September 23, 2013 / 1:26 PM / 4 years ago

Mild forecasts still weighing on U.S. natural gas futures

NEW YORK, Sept 23 (Reuters) - U.S. natural gas futures lost
ground for the second straight session on Monday, pressured by
moderating weather forecasts for much of the nation over the
next two weeks that should slow overall demand.
    Front-month futures, which posted a two-month high of $3.82
on Thursday, finished last week nearly flat, gaining just 0.3
percent following a 4.2 percent rise the previous week.
    "The prompt contract is trading to its lowest level in five
days as the outlook for milder weather that may limit demand for
gas from power generators weighs on the market," Addison
Armstrong, director of market research at Tradition Energy in
Stamford, Connecticut, said in a report.    
    At 9:05 a.m. EDT (1305 GMT), front-month gas futures 
on the New York Mercantile Exchange were down 4.3 cents, or 1.2
percent, at $3.644 per million British thermal units, after
trading between $3.632 and $3.681.
    Some traders said the market seemed to be running out of
steam after gaining ground in five of the last six weeks.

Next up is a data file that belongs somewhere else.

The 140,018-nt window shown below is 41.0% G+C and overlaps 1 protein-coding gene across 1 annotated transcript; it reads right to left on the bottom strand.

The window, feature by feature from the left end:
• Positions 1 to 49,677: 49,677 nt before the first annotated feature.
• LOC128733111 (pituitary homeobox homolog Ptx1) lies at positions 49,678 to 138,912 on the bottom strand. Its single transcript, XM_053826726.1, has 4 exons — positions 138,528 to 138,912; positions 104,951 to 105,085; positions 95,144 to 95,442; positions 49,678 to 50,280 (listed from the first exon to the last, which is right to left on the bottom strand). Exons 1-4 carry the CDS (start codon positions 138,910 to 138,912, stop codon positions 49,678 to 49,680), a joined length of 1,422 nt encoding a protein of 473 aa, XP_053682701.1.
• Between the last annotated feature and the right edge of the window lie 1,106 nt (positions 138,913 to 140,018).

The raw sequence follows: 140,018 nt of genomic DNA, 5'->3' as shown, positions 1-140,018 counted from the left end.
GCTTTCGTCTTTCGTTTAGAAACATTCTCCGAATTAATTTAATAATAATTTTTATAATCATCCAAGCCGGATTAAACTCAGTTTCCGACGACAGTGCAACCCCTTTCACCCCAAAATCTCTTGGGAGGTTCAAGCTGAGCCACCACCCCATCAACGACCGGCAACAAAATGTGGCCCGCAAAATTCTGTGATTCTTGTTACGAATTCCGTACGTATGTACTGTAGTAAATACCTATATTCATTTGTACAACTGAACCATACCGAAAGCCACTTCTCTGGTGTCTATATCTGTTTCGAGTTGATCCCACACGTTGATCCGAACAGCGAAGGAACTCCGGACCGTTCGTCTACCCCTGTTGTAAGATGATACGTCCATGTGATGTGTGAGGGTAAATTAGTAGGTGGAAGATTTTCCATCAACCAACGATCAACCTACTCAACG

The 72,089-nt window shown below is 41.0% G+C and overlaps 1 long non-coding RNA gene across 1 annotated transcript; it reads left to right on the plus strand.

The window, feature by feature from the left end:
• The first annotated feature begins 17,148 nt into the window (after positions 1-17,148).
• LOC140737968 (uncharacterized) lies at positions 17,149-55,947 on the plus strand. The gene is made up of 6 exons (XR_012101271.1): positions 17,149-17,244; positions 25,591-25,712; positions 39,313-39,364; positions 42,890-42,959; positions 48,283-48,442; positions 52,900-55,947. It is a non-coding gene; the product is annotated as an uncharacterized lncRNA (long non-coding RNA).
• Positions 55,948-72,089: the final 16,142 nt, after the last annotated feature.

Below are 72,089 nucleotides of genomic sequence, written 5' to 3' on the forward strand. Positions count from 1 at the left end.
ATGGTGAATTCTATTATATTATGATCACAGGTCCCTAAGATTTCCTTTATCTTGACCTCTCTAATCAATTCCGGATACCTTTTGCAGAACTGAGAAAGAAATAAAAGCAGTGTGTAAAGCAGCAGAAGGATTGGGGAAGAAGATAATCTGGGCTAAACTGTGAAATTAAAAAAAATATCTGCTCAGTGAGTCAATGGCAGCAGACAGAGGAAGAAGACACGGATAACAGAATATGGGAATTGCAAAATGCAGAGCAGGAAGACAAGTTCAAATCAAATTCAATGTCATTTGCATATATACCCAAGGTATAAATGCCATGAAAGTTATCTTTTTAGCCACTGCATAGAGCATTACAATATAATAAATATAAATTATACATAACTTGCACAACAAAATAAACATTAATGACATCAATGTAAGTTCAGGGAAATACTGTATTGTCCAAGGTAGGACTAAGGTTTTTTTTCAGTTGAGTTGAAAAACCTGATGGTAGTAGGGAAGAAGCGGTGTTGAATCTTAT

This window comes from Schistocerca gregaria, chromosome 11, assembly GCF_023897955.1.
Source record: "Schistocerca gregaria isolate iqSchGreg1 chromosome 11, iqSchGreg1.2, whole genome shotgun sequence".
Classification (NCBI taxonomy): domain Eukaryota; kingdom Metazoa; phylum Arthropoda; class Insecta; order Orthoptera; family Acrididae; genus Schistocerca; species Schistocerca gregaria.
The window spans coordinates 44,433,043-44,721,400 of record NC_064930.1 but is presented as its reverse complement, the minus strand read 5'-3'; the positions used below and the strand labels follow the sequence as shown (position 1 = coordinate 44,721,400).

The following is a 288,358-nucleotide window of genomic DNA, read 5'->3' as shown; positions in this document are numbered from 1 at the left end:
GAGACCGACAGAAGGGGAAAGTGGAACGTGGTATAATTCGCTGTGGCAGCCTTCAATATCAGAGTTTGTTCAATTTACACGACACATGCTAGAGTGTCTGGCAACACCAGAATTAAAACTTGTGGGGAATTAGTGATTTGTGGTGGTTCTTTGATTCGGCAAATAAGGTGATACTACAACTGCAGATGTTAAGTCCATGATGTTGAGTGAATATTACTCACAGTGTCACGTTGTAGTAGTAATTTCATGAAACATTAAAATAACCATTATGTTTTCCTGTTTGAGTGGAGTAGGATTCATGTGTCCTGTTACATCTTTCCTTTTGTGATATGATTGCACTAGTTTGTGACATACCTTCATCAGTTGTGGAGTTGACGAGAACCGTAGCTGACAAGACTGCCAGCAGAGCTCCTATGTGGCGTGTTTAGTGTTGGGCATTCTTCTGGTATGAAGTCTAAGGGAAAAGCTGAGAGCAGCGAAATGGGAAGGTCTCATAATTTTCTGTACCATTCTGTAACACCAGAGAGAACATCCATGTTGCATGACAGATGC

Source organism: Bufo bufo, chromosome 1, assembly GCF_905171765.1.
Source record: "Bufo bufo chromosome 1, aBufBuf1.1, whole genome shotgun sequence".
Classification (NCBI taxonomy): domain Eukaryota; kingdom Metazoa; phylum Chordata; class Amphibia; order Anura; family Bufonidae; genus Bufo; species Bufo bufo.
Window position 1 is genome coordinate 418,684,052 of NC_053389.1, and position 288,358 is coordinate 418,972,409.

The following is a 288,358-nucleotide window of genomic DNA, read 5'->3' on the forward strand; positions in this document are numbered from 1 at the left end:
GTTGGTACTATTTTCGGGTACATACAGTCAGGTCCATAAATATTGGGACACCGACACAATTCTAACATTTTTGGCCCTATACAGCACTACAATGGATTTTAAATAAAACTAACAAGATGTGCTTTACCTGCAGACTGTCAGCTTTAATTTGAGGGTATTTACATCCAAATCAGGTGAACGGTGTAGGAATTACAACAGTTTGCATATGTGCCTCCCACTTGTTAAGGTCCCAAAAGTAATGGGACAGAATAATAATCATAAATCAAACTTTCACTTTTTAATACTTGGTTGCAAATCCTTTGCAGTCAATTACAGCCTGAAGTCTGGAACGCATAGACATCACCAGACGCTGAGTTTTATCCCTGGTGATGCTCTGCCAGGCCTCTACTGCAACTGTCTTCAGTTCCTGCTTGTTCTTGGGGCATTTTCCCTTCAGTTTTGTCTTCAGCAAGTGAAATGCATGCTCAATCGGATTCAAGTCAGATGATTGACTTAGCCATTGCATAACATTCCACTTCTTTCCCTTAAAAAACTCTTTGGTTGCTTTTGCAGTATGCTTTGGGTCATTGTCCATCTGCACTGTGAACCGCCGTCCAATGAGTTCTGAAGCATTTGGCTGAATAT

Comfortable inventories, record-high gas production and fading
heat as milder autumn weather sets in have stirred doubts among
investors about further upside.
    Forecaster MDA Weather Services said warm temperatures
across northern tier states and seasonal-to-cool readings in the
South should continue to limit overall energy demand.
    Energy Information Administration data on Thursday showed
total domestic gas inventories had stood at 3.299 trillion cubic
feet. Stockpiles were 5 percent below last year's record highs
at that time, but 0.5 percent above the five-year average.
    Traders said production shut-ins last week from flooding in
Colorado might lead to another light storage build in next
week's EIA report. The Thomson Reuters Analytics Group estimates
that about 0.5 bcf per day may have been shut in last week. 
    Early injection estimates for Thursday's EIA storage report
range from 61 bcf to 71 bcf. Stocks gained 79 bcf during the
year-earlier week, while the five-year average increase for that
week is 75 bcf.
    Baker Hughes data on Friday showed the gas drilling
rig count fell by 15 last week to 386 after posting a six-month
high the previous week. 
    Despite the weekly rig decline, the count has risen in eight
of the last 13 weeks, stirring talk that new investment in
pipelines and processing plants was allowing producers to pump
more gas into an already well-supplied market.
    The EIA still expects U.S. gas production in 2013 to hit a
record high for the third straight year.
    Nuclear plant outages on Monday totaled 10,405 megawatts, or
11 percent of U.S. capacity, versus 11,110 MW out on Friday,
17,062 MW out a year ago and a five-year average outage rate of
12,047 MW.    
    Despite the rise in tropical activity this month, there were
no significant threats to Gulf of Mexico gas production.

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